by Kevin Lipe
I thought it was the Jeff Green trade.
I figured it was because his total space-cadet lack of awareness on the court and his aloofness off of it had fatally disrupted the chemistry of the Grizzlies and that was the whole problem—that was the reason Marc Gasol looked like he was having a Ritchie Tenenbaum-style breakdown, ripping his jersey like shedding layers of signature Fila gear. My thesis in those days, well-documented on the back pages of this blog, was that once the Jeff Green Problem was sent to Siberia (or the Clippers, whichever is worse) the Grizzlies would get it together and play better basketball.
There's no Jeff Green to blame this year. There was for a while, when Chandler Parsons briefly occupied the same "Marc Gasol hates playing with this guy" niche, but he was removed from the equation, things improved, and then things rapidly went right back to where they were.
Where they are is this: the Grizzlies are either not good enough to win without Marc Gasol expending superhuman amounts of energy, or they've realized that they're going to lose in the first or second round and have decided not to care about their seeding situation. My fear, the thing that makes me question why I'm even still paying attention (other than the fact that I have to) is that it's both.
Let's look at what's happened to the Grizzlies this year. They've beaten some very good teams (Golden State twice, the Spurs twice, the Rockets twice) and they've lost to some very bad teams (the Nets, the Knicks, the Lakers). They show up when it's an "important" game and they take the night off when they think they can afford to. There's a problem with that approach that they don't seem to think about, though: they can no longer afford to, because every dumb loss they take makes their playoff situation harder. The Core Four are all old enough that they're simply not going to be physically able to bring the full Grit & Grind experience every night, period. And when they can't, there's pretty much nothing else for the team to do without a healthy Chandler Parsons. So while they look like world beaters and a real problem in the games where they store up their energy and come out guns blazing, they're probably going to be the 7 seed instead of the 5 because they let so many stupid, winnable games get away through lack of focus.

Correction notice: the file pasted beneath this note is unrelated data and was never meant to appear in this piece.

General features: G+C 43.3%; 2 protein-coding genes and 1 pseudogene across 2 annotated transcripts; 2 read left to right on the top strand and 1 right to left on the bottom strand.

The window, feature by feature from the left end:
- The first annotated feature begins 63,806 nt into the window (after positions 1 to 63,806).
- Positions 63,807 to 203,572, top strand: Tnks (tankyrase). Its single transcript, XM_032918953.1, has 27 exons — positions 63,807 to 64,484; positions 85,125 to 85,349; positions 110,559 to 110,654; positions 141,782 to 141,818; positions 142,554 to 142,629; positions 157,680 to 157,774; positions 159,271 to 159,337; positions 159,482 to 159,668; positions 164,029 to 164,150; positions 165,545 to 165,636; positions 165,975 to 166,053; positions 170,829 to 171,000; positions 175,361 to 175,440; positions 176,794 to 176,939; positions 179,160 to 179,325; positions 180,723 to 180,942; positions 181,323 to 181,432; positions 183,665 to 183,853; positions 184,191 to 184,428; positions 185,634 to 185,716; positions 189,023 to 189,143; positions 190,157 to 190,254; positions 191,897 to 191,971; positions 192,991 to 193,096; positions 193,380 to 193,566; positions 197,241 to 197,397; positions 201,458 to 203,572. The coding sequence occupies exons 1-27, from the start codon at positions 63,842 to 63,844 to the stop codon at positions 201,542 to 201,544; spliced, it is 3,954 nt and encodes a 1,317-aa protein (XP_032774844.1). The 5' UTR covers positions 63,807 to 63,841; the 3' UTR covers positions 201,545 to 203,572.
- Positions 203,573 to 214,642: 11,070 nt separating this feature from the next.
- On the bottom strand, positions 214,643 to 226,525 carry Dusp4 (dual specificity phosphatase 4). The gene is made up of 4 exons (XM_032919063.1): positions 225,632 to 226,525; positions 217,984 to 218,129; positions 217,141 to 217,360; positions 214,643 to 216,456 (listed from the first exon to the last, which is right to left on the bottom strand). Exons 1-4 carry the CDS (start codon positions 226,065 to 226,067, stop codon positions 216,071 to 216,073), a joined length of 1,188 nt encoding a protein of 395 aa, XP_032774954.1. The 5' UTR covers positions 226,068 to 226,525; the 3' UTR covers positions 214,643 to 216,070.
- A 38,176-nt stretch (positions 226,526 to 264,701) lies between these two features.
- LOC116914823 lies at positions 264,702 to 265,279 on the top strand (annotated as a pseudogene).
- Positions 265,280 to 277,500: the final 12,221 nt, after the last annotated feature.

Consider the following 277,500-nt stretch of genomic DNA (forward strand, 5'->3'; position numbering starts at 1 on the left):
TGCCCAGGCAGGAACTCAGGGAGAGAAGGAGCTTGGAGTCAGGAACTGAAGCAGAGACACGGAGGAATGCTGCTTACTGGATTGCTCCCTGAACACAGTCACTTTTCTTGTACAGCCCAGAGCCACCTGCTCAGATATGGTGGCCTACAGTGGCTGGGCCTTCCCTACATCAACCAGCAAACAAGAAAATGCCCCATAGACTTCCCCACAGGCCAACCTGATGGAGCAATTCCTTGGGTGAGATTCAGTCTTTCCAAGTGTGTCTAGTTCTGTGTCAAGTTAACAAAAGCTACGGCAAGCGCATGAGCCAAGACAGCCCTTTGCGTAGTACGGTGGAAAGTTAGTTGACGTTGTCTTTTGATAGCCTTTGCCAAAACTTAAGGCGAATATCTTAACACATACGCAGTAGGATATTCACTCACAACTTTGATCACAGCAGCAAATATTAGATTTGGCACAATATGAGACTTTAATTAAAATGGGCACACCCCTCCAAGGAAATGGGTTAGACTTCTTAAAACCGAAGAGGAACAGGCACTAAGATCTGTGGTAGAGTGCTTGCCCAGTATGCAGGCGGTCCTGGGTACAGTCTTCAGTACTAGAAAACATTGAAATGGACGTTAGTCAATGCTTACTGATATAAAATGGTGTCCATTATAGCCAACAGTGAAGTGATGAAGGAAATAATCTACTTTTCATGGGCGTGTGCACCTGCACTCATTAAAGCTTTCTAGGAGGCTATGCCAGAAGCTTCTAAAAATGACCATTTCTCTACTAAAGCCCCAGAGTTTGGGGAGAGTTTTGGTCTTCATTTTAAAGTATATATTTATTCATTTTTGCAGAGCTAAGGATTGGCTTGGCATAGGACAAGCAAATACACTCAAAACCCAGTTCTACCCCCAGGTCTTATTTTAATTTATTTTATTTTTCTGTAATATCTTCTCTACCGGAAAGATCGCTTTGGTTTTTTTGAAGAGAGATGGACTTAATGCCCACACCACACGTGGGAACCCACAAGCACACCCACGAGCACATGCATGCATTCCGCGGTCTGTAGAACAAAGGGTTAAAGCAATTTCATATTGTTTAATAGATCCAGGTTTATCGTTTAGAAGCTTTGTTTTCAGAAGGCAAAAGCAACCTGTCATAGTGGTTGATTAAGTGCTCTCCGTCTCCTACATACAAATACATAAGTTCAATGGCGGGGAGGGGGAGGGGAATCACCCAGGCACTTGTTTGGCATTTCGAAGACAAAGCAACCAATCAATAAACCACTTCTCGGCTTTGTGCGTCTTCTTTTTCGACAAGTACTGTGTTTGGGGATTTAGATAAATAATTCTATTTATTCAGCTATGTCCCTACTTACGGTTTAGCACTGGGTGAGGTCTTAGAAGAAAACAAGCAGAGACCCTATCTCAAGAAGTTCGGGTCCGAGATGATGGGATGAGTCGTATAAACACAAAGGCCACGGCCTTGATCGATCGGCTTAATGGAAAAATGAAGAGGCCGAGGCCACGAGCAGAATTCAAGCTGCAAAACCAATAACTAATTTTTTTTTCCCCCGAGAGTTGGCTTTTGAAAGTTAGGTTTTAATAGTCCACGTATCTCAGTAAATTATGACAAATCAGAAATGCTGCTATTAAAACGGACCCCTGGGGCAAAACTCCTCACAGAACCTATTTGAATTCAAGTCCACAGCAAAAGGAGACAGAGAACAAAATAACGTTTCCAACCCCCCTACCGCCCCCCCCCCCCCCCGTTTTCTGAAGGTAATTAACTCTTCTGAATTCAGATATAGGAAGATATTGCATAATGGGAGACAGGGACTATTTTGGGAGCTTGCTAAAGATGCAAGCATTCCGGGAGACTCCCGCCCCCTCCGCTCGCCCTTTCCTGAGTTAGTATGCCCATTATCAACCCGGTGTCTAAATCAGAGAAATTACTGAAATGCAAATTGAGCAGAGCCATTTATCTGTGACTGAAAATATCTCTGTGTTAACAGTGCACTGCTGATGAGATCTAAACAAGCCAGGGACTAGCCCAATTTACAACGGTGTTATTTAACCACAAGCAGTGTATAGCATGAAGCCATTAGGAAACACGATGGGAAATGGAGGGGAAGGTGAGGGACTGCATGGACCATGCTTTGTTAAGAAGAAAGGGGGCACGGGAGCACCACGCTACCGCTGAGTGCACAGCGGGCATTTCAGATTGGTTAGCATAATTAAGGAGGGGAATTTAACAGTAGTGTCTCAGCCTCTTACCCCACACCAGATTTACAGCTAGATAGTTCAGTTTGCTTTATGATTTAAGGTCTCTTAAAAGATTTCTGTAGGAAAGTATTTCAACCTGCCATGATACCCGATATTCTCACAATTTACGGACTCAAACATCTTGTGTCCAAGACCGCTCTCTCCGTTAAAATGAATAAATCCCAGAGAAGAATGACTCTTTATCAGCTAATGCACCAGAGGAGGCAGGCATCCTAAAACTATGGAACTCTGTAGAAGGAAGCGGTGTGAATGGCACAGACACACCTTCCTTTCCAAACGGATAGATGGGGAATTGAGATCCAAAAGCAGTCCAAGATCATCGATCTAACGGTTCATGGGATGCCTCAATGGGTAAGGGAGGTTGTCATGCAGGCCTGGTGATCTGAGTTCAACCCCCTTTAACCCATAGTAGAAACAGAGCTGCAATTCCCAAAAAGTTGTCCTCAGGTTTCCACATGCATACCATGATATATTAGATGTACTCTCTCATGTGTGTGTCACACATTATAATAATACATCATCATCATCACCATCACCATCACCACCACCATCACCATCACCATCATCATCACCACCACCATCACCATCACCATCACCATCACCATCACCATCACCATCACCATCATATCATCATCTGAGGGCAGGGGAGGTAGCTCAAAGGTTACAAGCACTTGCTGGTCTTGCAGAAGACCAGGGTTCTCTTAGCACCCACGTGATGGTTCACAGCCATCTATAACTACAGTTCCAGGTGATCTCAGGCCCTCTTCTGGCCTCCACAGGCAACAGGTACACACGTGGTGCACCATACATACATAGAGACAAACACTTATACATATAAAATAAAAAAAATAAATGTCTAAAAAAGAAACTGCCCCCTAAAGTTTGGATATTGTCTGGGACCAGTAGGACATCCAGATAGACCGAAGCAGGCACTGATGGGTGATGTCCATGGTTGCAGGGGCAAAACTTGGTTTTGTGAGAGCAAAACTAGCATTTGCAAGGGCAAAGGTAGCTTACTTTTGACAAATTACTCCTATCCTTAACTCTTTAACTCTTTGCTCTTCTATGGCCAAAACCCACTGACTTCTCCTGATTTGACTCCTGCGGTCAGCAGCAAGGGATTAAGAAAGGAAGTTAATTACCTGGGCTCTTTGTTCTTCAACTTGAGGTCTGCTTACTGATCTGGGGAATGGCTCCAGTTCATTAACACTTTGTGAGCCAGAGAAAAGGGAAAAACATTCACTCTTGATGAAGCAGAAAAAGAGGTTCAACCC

Which is a self-fulfilling prophecy. They end up at the low end of the playoff seeding because of the bad losses, have to play a team with a much better record, and eventually they get exposed as the one dimensional team they mostly still are. Except this year the defense isn't as good.
The NBA season is a long, long slog. With the end in sight, it's hard to be mad at teams like the Grizzlies for getting senioritis: they know where they're going to land, and they're not terribly worried about what happens around them. So while other teams are scrapping to make the playoffs, or scrapping to prove which guys belong as part of the future on lottery teams, the Grizzlies are just strolling through the garden having a smoke break and checking their watch. In fact, this is pretty much an accurate recap of the Grizzlies' entire spring so far:
And this has happened to them every year. Either at the beginning of the season, the end of the season, or both, or sometimes in the middle just for flavor. 2013? The middle, leading up to the Rudy trade. 2014? The beginning. 2015? The end. 2016? The beginning, and then everyone got hurt. 2017? The middle, when Conley came back from a back injury, and now also the end. This is a streaky team. They run on these big win streaks and then pull themselves back down to earth by playing big stretches of disjointed .500 ball in between... plus ça change.
I still believe this is a team that can make the conference finals this year if they catch the right breaks and the right matchups. They almost beat Golden State without Gasol on Sunday, and they've already beaten them in convincing fashion twice this year. The Spurs are a tougher challenge but they don't seem as invincible as they have in the past (although last year they swept the Grizzlies while not even playing well). If they catch a first round matchup with the Rockets, who knows what could happen—they may out-physical and out-crazy the Rockets, or they may give up 65 three pointers a night.
It's very up in the air. But you wouldn't know that from watching them. From watching them you'd think they'd already wrapped up home court and they couldn't move up or down no matter what happened. There's a distinct lack of urgency around them these days, especially in third quarters, where they routinely clog the toilet on offense even when the defense is working, which it hasn't always done reliably this year.
Eventually we have to admit that the inconsistency is just part of the program. If we're going to be honest with ourselves (that rarest of things in sports fandom), "Grit and Grind" has never actually meant "playing all 82 games at a certain intensity level." It's meant showing up for about 60 of them and playing like your life depends on it, and just not being able to focus the beam on the other 20 or so. Which is fine. But let's not act like what the Grizzlies are stumbling through right now is out of character, because at this point, we should all know better. They've been teaching us this lesson for five years.